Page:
February 12, 2021

What really went down in 2020

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The Money Matters

After the “worst recessions since Great Depression”, markets are looking forward to a global economic recovery. What are the experts saying?

UBS: Long Value over Growth over Defensives. Forecast S&P 500 at 4,100 at end 2021E.

Morgan Stanley Wealth Management: Forecast 10% gain next 12 months, sees opportunity in smaller cap stocks that “have greater sensitivity to what is likely to be a very strong economic recovery, along with financials, consumer services, materials, industrials and cyclical technology stocks”

Locally,

UOB: Sees STI valuation as “not stretched”, 2021 target for STI at 3,180. Overweight Banks, healthcare, plantation, technology and suburban retail and hospitality S-REIT sectors

CIMB: Base case Target for STI for 2021 at 3,068 (Bull at 3,412). Still “bullish on recovery theme but think one should wait for a market breather to reload ammunition.”

January

  1. WHO announced that COVID-19 had emerged in Wuhan, China, and is spreading across the world.
  2. Brexit is officially completed- as UK becomes the first country to leave the European Union, after 47 years of membership

February

  1. Donald Trump was acquitted by the senate for his impeachment

March

  1. Australia bushfire finally ended– the fire which started from Sep 19 to Mar 20, is estimated to have cost Australia’s economy as high as A$5 billion
  2. Stock markets crash around the world- US S&P500 took just 22 trading days to fall 30% from its record high, the fastest drop of this magnitude in history.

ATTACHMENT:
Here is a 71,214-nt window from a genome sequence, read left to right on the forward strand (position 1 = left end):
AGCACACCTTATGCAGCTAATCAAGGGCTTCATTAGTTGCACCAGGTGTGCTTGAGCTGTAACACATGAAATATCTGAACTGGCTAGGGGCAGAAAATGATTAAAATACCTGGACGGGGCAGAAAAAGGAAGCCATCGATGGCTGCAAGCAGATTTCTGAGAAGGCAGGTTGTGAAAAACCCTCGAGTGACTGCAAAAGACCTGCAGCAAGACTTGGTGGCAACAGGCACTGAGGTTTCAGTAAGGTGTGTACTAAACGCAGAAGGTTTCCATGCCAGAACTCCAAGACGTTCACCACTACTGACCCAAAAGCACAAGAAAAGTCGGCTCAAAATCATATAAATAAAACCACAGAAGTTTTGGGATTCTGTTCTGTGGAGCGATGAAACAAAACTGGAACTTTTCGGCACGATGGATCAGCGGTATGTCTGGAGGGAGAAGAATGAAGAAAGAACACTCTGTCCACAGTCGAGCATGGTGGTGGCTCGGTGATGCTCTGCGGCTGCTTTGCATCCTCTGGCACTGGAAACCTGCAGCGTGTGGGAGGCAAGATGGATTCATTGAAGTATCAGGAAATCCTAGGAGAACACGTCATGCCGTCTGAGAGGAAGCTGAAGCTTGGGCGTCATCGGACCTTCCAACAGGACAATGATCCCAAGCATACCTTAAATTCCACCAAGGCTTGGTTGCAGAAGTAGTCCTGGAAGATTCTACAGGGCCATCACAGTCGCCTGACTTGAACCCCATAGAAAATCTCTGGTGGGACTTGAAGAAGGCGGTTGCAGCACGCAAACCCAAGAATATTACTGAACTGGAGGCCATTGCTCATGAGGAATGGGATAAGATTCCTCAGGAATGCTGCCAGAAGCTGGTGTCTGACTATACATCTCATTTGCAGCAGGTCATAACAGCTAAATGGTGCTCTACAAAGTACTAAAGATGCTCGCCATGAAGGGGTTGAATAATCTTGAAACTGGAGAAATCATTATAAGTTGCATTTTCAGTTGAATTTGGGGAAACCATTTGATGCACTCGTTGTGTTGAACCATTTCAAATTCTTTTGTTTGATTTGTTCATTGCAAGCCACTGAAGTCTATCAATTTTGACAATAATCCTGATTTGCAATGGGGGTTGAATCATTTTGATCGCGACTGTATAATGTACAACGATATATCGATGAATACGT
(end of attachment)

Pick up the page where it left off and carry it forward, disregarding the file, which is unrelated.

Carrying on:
3. Tokyo 2020 Olympics was officially postponed till 2021. As a result of COVID-19, the delay is expected to cost Japan an additional $2.4b, adding to the previous budget of $13b which was already significantly more than originally planned. The delay had caused a surge in extra costs from rebooking venues, transport, to COVID-19 counter measures
  4. SIA to raise $15b with support from Temasek to combat COVID-19 via shares offering and convertible bonds. Temasek had pledged to underwrite all shares and bonds that are not subscribed. SIA had come under pressure as COVID-19 halted air travel. DPM Heng said “SIA is an outstanding airline and a strategic asset for Singapore. Through the Government’s support for the aviation sector, and if necessary more direct support measures, we will make sure that SIA is able to come through this in good shape.”

April

  1. Half of the population was under lockdown with more than 3.9b people in more than 90 countries ordered to stay at home. Singapore announced its circuit breaker starting from 7 April 2020, before progressively easing restrictions from 1 June 20.
  2. US unemployment rate hit a record high of 14.7%, the highest rate and largest over the month increase due to COVID-19.

May

  1. Black live matters- Protests broke out in US in May, after a Black African American was killed due to a white police officer kneeling on his neck for nearly 8 minutes, as other officers looked on and prevented passers-by from intervening. The protests spread to over 60 countries, and continue well into early November, with some believing it helped to boost the anti-Trump vote.

June

  1. Wirecard filed for insolvency – In a shock news to the business world, Wirecard filed for insolvency following an accounting scandal which saw over US$2b missing and the arrest of its CEO. It was the first member of Germany’s blue chip DAX index to fail